Toán học - Chapter 11: Trees

Theorem: An undirected graph is a tree if and only if there is a unique simple path between any two of its vertices. Proof: Assume that T is a tree. Then T is connected with no simple circuits. Hence, if x and y are distinct vertices of T, there is a simple path between them (by Theorem 1 of Section 10.4). This path must be unique - for if there were a second path, there would be a simple circuit in T (by Exercise 59 of Section 10.4). Hence, there is a unique simple path between any two vertices of a tree. Now assume that there is a unique simple path between any two vertices of a graph T. Then T is connected because there is a path between any two of its vertices. Furthermore, T can have no simple circuits since if there were a simple circuit, there would be two paths between some two vertices. Hence, a graph with a unique simple path between any two vertices is a tree.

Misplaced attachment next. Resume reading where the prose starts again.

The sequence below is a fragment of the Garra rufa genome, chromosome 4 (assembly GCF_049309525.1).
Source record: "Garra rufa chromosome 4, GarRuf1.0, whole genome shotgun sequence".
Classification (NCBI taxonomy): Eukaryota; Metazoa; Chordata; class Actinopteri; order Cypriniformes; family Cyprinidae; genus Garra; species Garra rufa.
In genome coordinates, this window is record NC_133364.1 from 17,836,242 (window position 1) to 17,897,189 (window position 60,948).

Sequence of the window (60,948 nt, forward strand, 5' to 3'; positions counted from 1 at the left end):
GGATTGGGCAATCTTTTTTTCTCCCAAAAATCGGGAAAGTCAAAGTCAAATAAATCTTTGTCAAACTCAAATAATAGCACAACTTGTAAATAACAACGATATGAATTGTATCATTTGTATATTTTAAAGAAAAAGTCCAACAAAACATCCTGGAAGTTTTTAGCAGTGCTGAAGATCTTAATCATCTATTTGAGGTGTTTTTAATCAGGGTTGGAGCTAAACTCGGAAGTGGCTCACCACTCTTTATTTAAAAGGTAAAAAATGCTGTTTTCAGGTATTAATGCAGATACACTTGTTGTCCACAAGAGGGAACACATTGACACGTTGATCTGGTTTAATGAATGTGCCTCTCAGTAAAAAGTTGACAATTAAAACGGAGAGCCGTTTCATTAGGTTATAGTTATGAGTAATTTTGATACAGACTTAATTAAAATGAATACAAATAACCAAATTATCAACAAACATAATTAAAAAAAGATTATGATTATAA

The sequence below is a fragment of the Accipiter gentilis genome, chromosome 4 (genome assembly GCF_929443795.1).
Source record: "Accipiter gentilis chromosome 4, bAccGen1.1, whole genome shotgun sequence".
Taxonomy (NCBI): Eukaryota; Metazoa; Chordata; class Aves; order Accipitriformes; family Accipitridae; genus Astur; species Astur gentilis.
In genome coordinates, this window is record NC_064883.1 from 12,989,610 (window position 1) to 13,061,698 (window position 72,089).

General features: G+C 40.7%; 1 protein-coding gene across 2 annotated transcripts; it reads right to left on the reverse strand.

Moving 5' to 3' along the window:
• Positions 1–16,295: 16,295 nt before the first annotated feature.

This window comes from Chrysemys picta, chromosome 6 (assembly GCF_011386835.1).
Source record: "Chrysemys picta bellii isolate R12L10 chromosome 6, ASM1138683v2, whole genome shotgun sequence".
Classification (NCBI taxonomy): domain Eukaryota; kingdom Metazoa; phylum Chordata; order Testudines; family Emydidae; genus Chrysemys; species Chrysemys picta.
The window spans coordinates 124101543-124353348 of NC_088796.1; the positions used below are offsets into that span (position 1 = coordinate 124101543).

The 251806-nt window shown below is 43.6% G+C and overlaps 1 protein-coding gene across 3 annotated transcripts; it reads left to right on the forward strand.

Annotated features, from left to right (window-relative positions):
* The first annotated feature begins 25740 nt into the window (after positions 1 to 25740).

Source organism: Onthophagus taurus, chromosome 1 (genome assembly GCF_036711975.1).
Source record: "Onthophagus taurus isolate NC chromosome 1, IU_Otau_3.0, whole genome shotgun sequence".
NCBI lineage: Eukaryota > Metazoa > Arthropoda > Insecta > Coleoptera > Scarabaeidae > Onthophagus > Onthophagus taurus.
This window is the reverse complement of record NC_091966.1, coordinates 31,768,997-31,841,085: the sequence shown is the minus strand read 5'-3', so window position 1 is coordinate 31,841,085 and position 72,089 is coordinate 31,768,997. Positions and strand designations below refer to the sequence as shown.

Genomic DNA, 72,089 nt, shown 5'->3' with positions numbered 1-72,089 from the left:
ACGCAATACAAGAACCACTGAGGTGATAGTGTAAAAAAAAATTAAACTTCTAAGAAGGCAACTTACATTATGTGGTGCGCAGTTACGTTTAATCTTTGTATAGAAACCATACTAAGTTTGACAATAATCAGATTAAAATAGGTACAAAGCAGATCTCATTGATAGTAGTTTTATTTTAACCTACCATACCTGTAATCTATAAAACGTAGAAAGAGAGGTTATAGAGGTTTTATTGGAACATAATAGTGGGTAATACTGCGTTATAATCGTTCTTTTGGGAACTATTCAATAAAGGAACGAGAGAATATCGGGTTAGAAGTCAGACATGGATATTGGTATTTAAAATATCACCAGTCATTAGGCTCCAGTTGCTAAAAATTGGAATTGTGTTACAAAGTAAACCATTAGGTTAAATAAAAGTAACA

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TreesChapter 11Copyright © McGraw-Hill Education. All rights reserved. No reproduction or distribution without the prior written consent of McGraw-Hill Education.Chapter SummaryIntroduction to TreesApplications of Trees (not currently included in overheads)Tree TraversalSpanning TreesMinimum Spanning Trees (not currently included in overheads)Introduction to TreesSection 11.1Section SummaryIntroduction to TreesRooted TreesTrees as ModelsProperties of TreesTreesDefinition: A tree is a connected undirected graph with no simple circuits.Example: Which of these graphs are trees?Solution: G1 and G2 are trees - both are connected and have no simple circuits. Because e, b, a, d, e is a simple circuit, G3 is not a tree. G4 is not a tree because it is not connected.Definition: A forest is a graph that has no simple circuit, but is not connected. Each of the connected components in a forest is a tree. Trees (continued)Theorem: An undirected graph is a tree if and only if there is a unique simple path between any two of its vertices. Proof: Assume that T is a tree. Then T is connected with no simple circuits. Hence, if x and y are distinct vertices of T, there is a simple path between them (by Theorem 1 of Section 10.4). This path must be unique - for if there were a second path, there would be a simple circuit in T (by Exercise 59 of Section 10.4). Hence, there is a unique simple path between any two vertices of a tree.Now assume that there is a unique simple path between any two vertices of a graph T. Then T is connected because there is a path between any two of its vertices. Furthermore, T can have no simple circuits since if there were a simple circuit, there would be two paths between some two vertices. Hence, a graph with a unique simple path between any two vertices is a tree.Trees as ModelsTrees are used as models in computer science, chemistry, geology, botany, psychology, and many other areas.Trees were introduced by the mathematician Cayley in 1857 in his work counting the number of isomers of saturated hydrocarbons. The two isomers of butane are shown at the right. The organization of a computer file system into directories, subdirectories, and files is naturally represented as a tree. Trees are used to represent the structure of organizations. Arthur Cayley(1821-1895)Rooted TreesDefinition: A rooted tree is a tree in which one vertex has been designated as the root and every edge is directed away from the root.An unrooted tree is converted into different rooted trees when different vertices are chosen as the root.Rooted Tree TerminologyTerminology for rooted trees is a mix from botany and genealogy (such as this family tree of the Bernoulli family of mathematicians).If v is a vertex of a rooted tree other than the root, the parent of v is the unique vertex u such that there is a directed edge from u to v. When u is a parent of v, v is called a child of u. Vertices with the same parent are called siblings.The ancestors of a vertex are the vertices in the path from the root to this vertex, excluding the vertex itself and including the root. The descendants of a vertex v are those vertices that have v as an ancestor.A vertex of a rooted tree with no children is called a leaf. Vertices that have children are called internal vertices.If a is a vertex in a tree, the subtree with a as its root is the subgraph of the tree consisting of a and its descendants and all edges incident to these descendants. Terminology for Rooted TreesExample: In the rooted tree T (with root a): Find the parent of c, the children of g, the siblings of h, the ancestors of e, and the descendants of b. Find all internal vertices and all leaves.What is the subtree rooted at G?Solution: The parent of c is b. The children of g are h, i, and j. The siblings of h are i and j. The ancestors of e are c, b, and a. The descendants of b are c, d, and e. The internal vertices are a, b, c, g, h, and j. The leaves are d, e, f, i, k, l, and m. We display the subtree rooted at g.m-ary Rooted TreesDefinition: A rooted tree is called an m-ary tree if every internal vertex has no more than m children. The tree is called a full m-ary tree if every internal vertex has exactly m children. An m-ary tree with m = 2 is called a binary tree.Example: Are the following rooted trees full m-ary trees for some positive integer m?Solution: T1 is a full binary tree because each of its internal vertices has two children. T2 is a full 3-ary tree because each of its internal vertices has three children. In T3 each internal vertex has five children, so T3 is a full 5-ary tree. T4 is not a full m-ary tree for any m because some of its internal vertices have two children and others have three children. Ordered Rooted TreesDefinition: An ordered rooted tree is a rooted tree where the children of each internal vertex are ordered.We draw ordered rooted trees so that the children of each internal vertex are shown in order from left to right.Definition: A binary tree is an ordered rooted where where each internal vertex has at most two children. If an internal vertex of a binary tree has two children, the first is called the left child and the second the right child. The tree rooted at the left child of a vertex is called the left subtree of this vertex, and the tree rooted at the right child of a vertex is called the right subtree of this vertex.Example: Consider the binary tree T. (i) What are the left and right children of d? (ii) What are the left and right subtrees of c?Solution: (i) The left child of d is f and the right child is g. (ii) The left and right subtrees of c are displayed in (b) and (c).Properties of TreesTheorem 2: A tree with n vertices has n − 1 edges.Proof (by mathematical induction):BASIS STEP: When n = 1, a tree with one vertex has no edges. Hence, the theorem holds when n = 1. INDUCTIVE STEP: Assume that every tree with k vertices has k − 1 edges. Suppose that a tree T has k + 1 vertices and that v is a leaf of T. Let w be the parent of v. Removing the vertex v and the edge connecting w to v produces a tree T′ with k vertices. By the inductive hypothesis, T′ has k − 1 edges. Because T has one more edge than T′, we see that T has k edges. This completes the inductive step.Counting Vertices in Full m-Ary TreesTheorem 3: A full m-ary tree with i internal vertices has n = mi + 1 vertices.Proof : Every vertex, except the root, is the child of an internal vertex. Because each of the i internal vertices has m children, there are mi vertices in the tree other than the root. Hence, the tree contains n = mi + 1 vertices.Counting Vertices in Full m-Ary Trees (continued)Theorem 4: A full m-ary tree with (i) (ii)(iii)Proof (of part i): Solving for i in n = mi + 1 (from Theorem 3) gives i = (n − 1)/m. Since each vertex is either a leaf or an internal vertex, n = l + i. By solving for l and using the formula for i, we see thatn vertices has i = (n − 1)/m internal vertices and l = [(m − 1)n + 1]/m leaves,i internal vertices has n = mi + 1 vertices and l = (m − 1)i + 1 leaves, l leaves has n = (ml − 1)/(m − 1) vertices and i = (l − 1)/ (m − 1) internal vertices.proofs of parts (ii) and (iii) are left as exercises l = n − i = n − (n − 1)/m = [(m − 1)n + 1]/m .Level of vertices and height of treesWhen working with trees, we often want to have rooted trees where the subtrees at each vertex contain paths of approximately the same length.To make this idea precise we need some definitions:The level of a vertex v in a rooted tree is the length of the unique path from the root to this vertex. The height of a rooted tree is the maximum of the levels of the vertices. Example: (i) Find the level of each vertex in the tree to the right. (ii) What is the height of the tree?Solution: (i) The root a is at level 0. Vertices b, j, and k are at level 1. Vertices c, e, f, and l are at level 2. Vertices d, g, i, m, and n are at level 3. Vertex h is at level 4. (ii) The height is 4, since 4 is the largest level of any vertex. Balanced m-Ary TreesDefinition: A rooted m-ary tree of height h is balanced if all leaves are at levels h or h − 1. Example: Which of the rooted trees shown below is balanced?Solution: T1 and T3 are balanced, but T2 is not because it has leaves at levels 2, 3, and 4. The Bound for the Number of Leaves in an m-Ary TreeTheorem 5: There are at most mh leaves in an m-ary tree of height h.Proof (by mathematical induction on height): BASIS STEP: Consider an m-ary trees of height 1. The tree consists of a root and no more than m children, all leaves. Hence, there are no more than m1 = m leaves in an m-ary tree of height 1.INDUCTIVE STEP: Assume the result is true for all m-ary trees of height < h. Let T be an m-ary tree of height h. The leaves of T are the leaves of the subtrees of T we get when we delete the edges from the root to each of the vertices of level 1. Each of these subtrees has height ≤ h− 1. By the inductive hypothesis, each of these subtrees has at most mh− 1 leaves. Since there are at most m such subtees, there are at most m mh− 1 = mh leaves in the tree. Corollary 1: If an m-ary tree of height h has l leaves, then h ≥ ⌈logm l⌉. If the m-ary tree is full and balanced, then h = ⌈logm l⌉. (see text for the proof)Tree TraversalSection 11.3Section SummaryUniversal Address Systems (not currently included in overheads)Traversal AlgorithmsInfix, Prefix, and Postfix NotationTree TraversalProcedures for systematically visiting every vertex of an ordered tree are called traversals. The three most commonly used traversals are preorder traversal, inorder traversal, and postorder traversal. Preorder TraversalDefinition: Let T be an ordered rooted tree with root r. If T consists only of r, then r is the preorder traversal of T. Otherwise, suppose that T1, T2, , Tn are the subtrees of r from left to right in T. The preorder traversal begins by visiting r, and continues by traversing T1 in preorder, then T2 in preorder, and so on, until Tn is traversed in preorder. Preorder Traversal (continued)procedure preorder (T: ordered rooted tree)r := root of Tlist rfor each child c of r from left to right T(c) := subtree with c as root preorder(T(c))Inorder TraversalDefinition: Let T be an ordered rooted tree with root r. If T consists only of r, then r is the inorder traversal of T. Otherwise, suppose that T1, T2, , Tn are the subtrees of r from left to right in T. The inorder traversal begins by traversing T1 in inorder, then visiting r, and continues by traversing T2 in inorder, and so on, until Tn is traversed in inorder. Inorder Traversal (continued)procedure inorder (T: ordered rooted tree)r := root of Tif r is a leaf then list relse l := first child of r from left to right T(l) := subtree with l as its root inorder(T(l)) list(r) for each child c of r from left to right T(c) := subtree with c as root inorder(T(c))Postorder TraversalDefinition: Let T be an ordered rooted tree with root r. If T consists only of r, then r is the postorder traversal of T. Otherwise, suppose that T1, T2, , Tn are the subtrees of r from left to right in T. The postorder traversal begins by traversing T1 in postorder, then T2 in postorder, and so on, after Tn is traversed in postorder, r is visited. Postorder Traversal (continued)procedure postordered (T: ordered rooted tree)r := root of Tfor each child c of r from left to right T(c) := subtree with c as root postorder(T(c))list rExpression TreesComplex expressions can be represented using ordered rooted trees.Consider the expression ((x + y) ↑ 2 ) + ((x − 4)/3).A binary tree for the expression can be built from the bottom up, as is illustrated here.Infix NotationAn inorder traversal of the tree representing an expression produces the original expression when parentheses are included except for unary operations, which now immediately follow their operands. We illustrate why parentheses are needed with an example that displays three trees all yield the same infix representation.Prefix NotationWhen we traverse the rooted tree representation of an expression in preorder, we obtain the prefix form of the expression. Expressions in prefix form are said to be in Polish notation, named after the Polish logician Jan Łukasiewicz.Operators precede their operands in the prefix form of an expression. Parentheses are not needed as the representation is unambiguous.The prefix form of ((x + y) ↑ 2 ) + ((x − 4)/3) is + ↑ + x y 2 / − x 4 3.Prefix expressions are evaluated by working from right to left. When we encounter an operator, we perform the corresponding operation with the two operations to the right.Example: We show the steps used to evaluate a particular prefix expression:Jan Łukasiewicz (1878-1956)Postfix NotationWe obtain the postfix form of an expression by traversing its binary trees in postorder. Expressions written in postfix form are said to be in reverse Polish notation. Parentheses are not needed as the postfix form is unambiguous. x y + 2 ↑ x 4 − 3 / + is the postfix form of ((x + y) ↑ 2 ) + ((x − 4)/3).A binary operator follows its two operands. So, to evaluate an expression one works from left to right, carrying out an operation represented by an operator on its preceding operands. Example: We show the steps used to evaluate a particular postfix expression.Spanning TreesSection 11.4Section SummarySpanning TreesDepth-First SearchBreadth-First SearchBacktracking Applications (not currently included in overheads) Depth-First Search in Directed GraphsSpanning TreesDefinition: Let G be a simple graph. A spanning tree of G is a subgraph of G that is a tree containing every vertex of G. Example: Find the spanning tree of this simple graph:Solution: The graph is connected, but is not a tree because it contains simple circuits. Remove the edge {a, e}. Now one simple circuit is gone, but the remaining subgraph still has a simple circuit. Remove the edge {e, f} and then the edge {c, g} to produce a simple graph with no simple circuits. It is a spanning tree, because it contains every vertex of the original graph. Spanning Trees (continued)Theorem: A simple graph is connected if and only if it has a spanning tree.Proof: Suppose that a simple graph G has a spanning tree T. T contains every vertex of G and there is a path in T between any two of its vertices. Because T is a subgraph of G, there is a path in G between any two of its vertices. Hence, G is connected. Now suppose that G is connected. If G is not a tree, it contains a simple circuit. Remove an edge from one of the simple circuits. The resulting subgraph is still connected because any vertices connected via a path containing the removed edge are still connected via a path with the remaining part of the simple circuit. Continue in this fashion until there are no more simple circuits. A tree is produced because the graph remains connected as edges are removed. The resulting tree is a spanning tree because it contains every vertex of G. Depth-First SearchTo use depth-first search to build a spanning tree for a connected simple graph first arbitrarily choose a vertex of the graph as the root. Form a path starting at this vertex by successively adding vertices and edges, where each new edge is incident with the last vertex in the path and a vertex not already in the path. Continue adding vertices and edges to this path as long as possible.If the path goes through all vertices of the graph, the tree consisting of this path is a spanning tree.Otherwise, move back to the next to the last vertex in the path, and if possible, form a new path starting at this vertex and passing through vertices not already visited. If this cannot be done, move back another vertex in the path.Repeat this procedure until all vertices are included in the spanning tree. Depth-First Search (continued)Example: Use depth-first search to find a spanning tree of this graph.Solution: We start arbitrarily with vertex f. We build a path by successively adding an edge that connects the last vertex added to the path and a vertex not already in the path, as long as this is possible. The result is a path that connects f, g, h, k, and j. Next, we return to k, but find no new vertices to add. So, we return to h and add the path with one edge that connects h and i. We next return to f, and add the path connecting f, d, e, c, and a. Finally, we return to c and add the path connecting c and b. We now stop because all vertices have been added. Depth-First Search (continued)The edges selected by depth-first search of a graph are called tree edges. All other edges of the graph must connect a vertex to an ancestor or descendant of the vertex in the graph. These are called back edges. In this figure, the tree edges are shown with heavy blue lines. The two thin black edges are back edges. Depth-First Search AlgorithmWe now use pseudocode to specify depth-first search. In this recursive algorithm, after adding an edge connecting a vertex v to the vertex w, we finish exploring w before we return to v to continue exploring from v.procedure DFS(G: connected graph with vertices v1, v2, , vn)T := tree consisting only of the vertex v1 visit(v1)procedure visit(v: vertex of G)for each vertex w adjacent to v and not yet in T add vertex w and edge {v,w} to T visit(w)Breadth-First SearchWe can construct a spanning tree using breadth-first search. We first arbitrarily choose a root from the vertices of the graph. Then we add all of the edges incident to this vertex and the other endpoint of each of these edges. We say that these are the vertices at level 1. For each vertex added at the previous level, we add each edge incident to this vertex, as long as it does not produce a simple circuit. The new vertices we find are the vertices at the next level.We continue in this manner until all the vertices have been added and we have a spanning tree. Breadth-First Search (continued)Example: Use breadth-first search to find a spanning tree for this graph. Solution: We arbitrarily choose vertex e as the root. We then add the edges from e to b, d, f, and i. These four vertices make up level 1 in the tree. Next, we add the edges from b to a and c, the edges from d to h, the edges from f to j and g, and the edge from i to k. The endpoints of these edges not at level 1 are at level 2. Next, add edges from these vertices to adjacent vertices not already in the graph. So, we add edges from g to l and from k to m. We see that level 3 is made up of the vertices l and m. This is the last level because there are no new vertices to find. Breadth-First Search Algorithm We now use pseudocode to describe breadth-first search.procedure BFS(G: connected graph with vertices v1, v2, , vn)T := tree consisting only of the vertex v1 L := empty list visit(v1)put v1 in the list L of unprocessed verticeswhile L is not empty remove the first vertex, v, from L for each neighbor w of v if w is not in L and not in T then add w to the end of the list L add w and edge {v,w} to TDepth-First Search in Directed GraphsBoth depth-first search and breadth-first search can be easily modified to run on a directed graph. But the result is not necessarily a spanning tree, but rather a spanning forest. To index websites, search engines such as Google systematically explore the web starting at known sites. The programs that do this exploration are known as Web spiders. They may use both breath-first search or depth-first search to explore the Web graph. Example: For the graph in (a), if we begin at vertex a, depth-first search adds the path connecting a, b, c, and g. At g, we are blocked, so we return to c. Next, we add the path connecting f to e. Next, we return to a and find that we cannot add a new path. So, we begin another tree with d as its root. We find that this new tree consists of the path connecting the vertices d, h, l, k, and j. Finally, we add a new tree, which only contains i, its root.